Outpatient treatment, which involves living at home and attending therapy at a treatment center, can occur in several settings, including:
- Partial hospitalization programs (PHPs): Intended as a bridge between inpatient and standard outpatient, this option is best for people with a moderate to severe DMT addiction who are unable to attend inpatient. You attend treatment 5-7 days per week, for several hours per day.
- Intensive outpatient programs (IOPs): A step down from PHPs, IOPs include 3-5 days of treatment per week, for a few hours at a time.
- Standard outpatient: This is the least intensive option, involving 1-2 sessions per week, for 1-2 hours at a time.
PHPs and IOPs may last up to 90 days, whereas standard outpatient can be ongoing, as you and your therapist decide how long you want to continue attending counseling.
It is not uncommon for people to choose to stay in therapy for several years since DMT abuse or addiction is related to both interpersonal and intrapersonal issues. Moreover, your goals for personal growth may shift over time.5 Standard outpatient treatment is appropriate if you:
- Have a milder addiction, with one or two of the DMT abuse criteria, but your use has not impacted most areas of your life
- Have a strong sober support system
- Have a strong internal motivation to quit
Therapies for DMT Addiction Treatment
Therapies used for DMT addiction may vary between treatment facilities and teams. However, all types are generally available in both individual and group therapy modalities.
The theory of cognitive-behavioral therapy (CBT) is that the way that you think impacts how you feel, and how you feel affects your behaviors, including how you cope. Therefore, CBT involves shifting your thought processes to more helpful ones that can lead to more positive feelings. In turn, you are less likely to use DMT to escape negative feelings and are more likely to use healthier coping strategies in response to stressors. CBT is a common approach that has empirical evidence for its effectiveness in treatment.6
Interpersonal psychotherapy (IPT) stems from the idea that negative cognitions and emotions arise from problems in relationships with others. Therefore, therapy tends to focus on understanding the self in relation to others and enhancing communication skills. IPT is also empirically supported and follows a highly structured and time-limited approach (usually completed within 12-16 weeks).7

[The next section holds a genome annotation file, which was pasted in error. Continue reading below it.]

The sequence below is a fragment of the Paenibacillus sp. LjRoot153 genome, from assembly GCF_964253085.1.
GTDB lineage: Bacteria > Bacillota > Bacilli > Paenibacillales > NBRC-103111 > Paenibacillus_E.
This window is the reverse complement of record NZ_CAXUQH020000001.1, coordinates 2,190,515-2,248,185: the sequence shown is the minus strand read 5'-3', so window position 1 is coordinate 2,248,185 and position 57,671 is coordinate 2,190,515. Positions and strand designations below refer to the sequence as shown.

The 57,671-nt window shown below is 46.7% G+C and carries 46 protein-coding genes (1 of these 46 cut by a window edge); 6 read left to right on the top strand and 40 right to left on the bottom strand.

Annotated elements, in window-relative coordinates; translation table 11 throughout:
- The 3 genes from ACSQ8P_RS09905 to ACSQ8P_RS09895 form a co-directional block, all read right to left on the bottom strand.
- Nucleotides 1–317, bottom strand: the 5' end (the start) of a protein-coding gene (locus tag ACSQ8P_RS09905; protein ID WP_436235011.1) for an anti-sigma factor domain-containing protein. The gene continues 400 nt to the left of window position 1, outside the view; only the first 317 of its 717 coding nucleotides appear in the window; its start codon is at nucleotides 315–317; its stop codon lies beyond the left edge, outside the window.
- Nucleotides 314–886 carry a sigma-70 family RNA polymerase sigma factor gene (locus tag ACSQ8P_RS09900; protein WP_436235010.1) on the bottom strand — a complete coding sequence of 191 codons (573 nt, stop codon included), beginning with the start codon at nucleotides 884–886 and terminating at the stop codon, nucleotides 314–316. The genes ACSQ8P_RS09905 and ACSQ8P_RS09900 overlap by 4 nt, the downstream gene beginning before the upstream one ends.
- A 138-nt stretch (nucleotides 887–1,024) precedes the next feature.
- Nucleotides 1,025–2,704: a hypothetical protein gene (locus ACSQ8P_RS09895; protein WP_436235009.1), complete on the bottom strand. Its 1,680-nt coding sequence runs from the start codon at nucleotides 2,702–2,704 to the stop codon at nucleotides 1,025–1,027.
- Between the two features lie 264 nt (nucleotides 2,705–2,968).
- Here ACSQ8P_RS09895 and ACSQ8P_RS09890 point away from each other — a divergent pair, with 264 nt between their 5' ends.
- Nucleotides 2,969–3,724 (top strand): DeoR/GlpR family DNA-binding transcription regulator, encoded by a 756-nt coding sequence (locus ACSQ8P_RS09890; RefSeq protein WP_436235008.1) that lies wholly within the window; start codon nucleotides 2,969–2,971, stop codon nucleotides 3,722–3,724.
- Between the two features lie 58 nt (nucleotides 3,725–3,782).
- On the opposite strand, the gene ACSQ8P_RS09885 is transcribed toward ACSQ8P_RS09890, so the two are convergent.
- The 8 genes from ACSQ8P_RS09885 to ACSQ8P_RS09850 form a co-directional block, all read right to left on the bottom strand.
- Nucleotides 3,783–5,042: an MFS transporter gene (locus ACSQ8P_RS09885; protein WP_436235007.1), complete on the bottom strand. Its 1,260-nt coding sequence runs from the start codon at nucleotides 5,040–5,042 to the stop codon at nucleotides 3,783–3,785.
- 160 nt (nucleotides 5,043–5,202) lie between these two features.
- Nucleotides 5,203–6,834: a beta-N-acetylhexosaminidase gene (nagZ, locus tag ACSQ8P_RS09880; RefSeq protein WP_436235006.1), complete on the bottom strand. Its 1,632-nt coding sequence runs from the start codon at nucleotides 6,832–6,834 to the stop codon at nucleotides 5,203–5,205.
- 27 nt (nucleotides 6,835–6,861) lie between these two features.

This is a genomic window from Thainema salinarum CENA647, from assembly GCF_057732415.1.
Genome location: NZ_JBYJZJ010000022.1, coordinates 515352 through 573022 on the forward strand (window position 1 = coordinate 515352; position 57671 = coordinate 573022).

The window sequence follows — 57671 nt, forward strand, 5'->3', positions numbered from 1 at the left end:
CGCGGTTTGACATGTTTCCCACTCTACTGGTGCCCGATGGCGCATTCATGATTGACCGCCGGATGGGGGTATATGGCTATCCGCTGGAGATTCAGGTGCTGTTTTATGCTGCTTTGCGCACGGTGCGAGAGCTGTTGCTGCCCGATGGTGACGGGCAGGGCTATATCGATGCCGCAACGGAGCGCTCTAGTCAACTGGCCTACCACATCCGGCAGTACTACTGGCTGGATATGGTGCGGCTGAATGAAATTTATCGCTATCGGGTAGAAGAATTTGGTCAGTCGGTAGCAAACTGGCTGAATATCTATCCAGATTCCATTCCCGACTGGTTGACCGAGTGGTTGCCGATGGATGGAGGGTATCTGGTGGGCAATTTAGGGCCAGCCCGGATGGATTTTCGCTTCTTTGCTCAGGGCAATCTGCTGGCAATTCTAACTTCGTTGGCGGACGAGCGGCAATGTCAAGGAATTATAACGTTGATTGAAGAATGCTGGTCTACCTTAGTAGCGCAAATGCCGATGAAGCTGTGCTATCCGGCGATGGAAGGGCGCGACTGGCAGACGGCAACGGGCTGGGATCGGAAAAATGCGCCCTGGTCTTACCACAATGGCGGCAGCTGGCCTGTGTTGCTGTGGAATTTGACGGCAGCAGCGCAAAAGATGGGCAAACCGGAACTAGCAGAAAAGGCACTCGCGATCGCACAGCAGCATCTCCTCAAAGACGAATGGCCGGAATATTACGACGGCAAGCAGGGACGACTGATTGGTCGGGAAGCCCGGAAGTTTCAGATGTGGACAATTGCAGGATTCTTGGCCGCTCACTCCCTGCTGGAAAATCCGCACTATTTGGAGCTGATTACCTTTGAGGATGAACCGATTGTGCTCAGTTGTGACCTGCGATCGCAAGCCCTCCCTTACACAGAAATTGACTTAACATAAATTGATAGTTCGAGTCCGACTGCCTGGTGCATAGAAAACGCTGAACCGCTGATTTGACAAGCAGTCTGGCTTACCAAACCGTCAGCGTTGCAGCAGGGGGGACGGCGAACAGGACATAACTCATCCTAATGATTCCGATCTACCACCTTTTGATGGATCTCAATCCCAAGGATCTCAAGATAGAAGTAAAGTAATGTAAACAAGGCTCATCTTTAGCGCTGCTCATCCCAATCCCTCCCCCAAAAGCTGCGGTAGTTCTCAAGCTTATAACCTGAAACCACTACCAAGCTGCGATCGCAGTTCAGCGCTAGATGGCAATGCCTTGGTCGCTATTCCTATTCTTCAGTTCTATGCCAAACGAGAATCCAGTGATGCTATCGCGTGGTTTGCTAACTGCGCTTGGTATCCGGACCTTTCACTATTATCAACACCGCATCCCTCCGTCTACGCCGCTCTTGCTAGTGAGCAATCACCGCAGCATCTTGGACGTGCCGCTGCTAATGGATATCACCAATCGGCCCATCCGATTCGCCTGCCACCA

Psychodynamic psychotherapy is based on the premise that life struggles stem from early childhood experiences and the relationship you have with yourself as a result. By working through those issues, you can start to feel more in control of emotional pain related to the past and have a better relationship with yourself so that you don’t feel the need to use DMT to escape. While the psychodynamic approach is not as common as it once was, most therapists facilitate exploration of childhood and familial experiences as they relate to current concerns. Moreover, empirical evidence supports psychodynamic psychotherapy.8
The philosophy of holistic treatment is that all aspects of the self should be treated rather than just addictive behaviors or mental health concerns alone. This is thought to better sustain improvements made in therapy because the focus of the work is on the entire person (physical, mental, spiritual) and making your lifestyle healthier. These holistic therapies may be offered in outpatient, intensive outpatient, and residential settings and are usually used in conjunction with traditional therapies. Some holistic treatments include:9
- Dance/movement therapy: Based on the assertion that mind, body, and spirit are interconnected and that by exercising the body, you also exercise the mind and release emotions
- Tai chi: An Asian martial art that has evolved into an exercise that is used for stress reduction
- Art therapy: Based on the premise that creativity can foster emotional expression, healing, and mental wellbeing through drama, music, or writing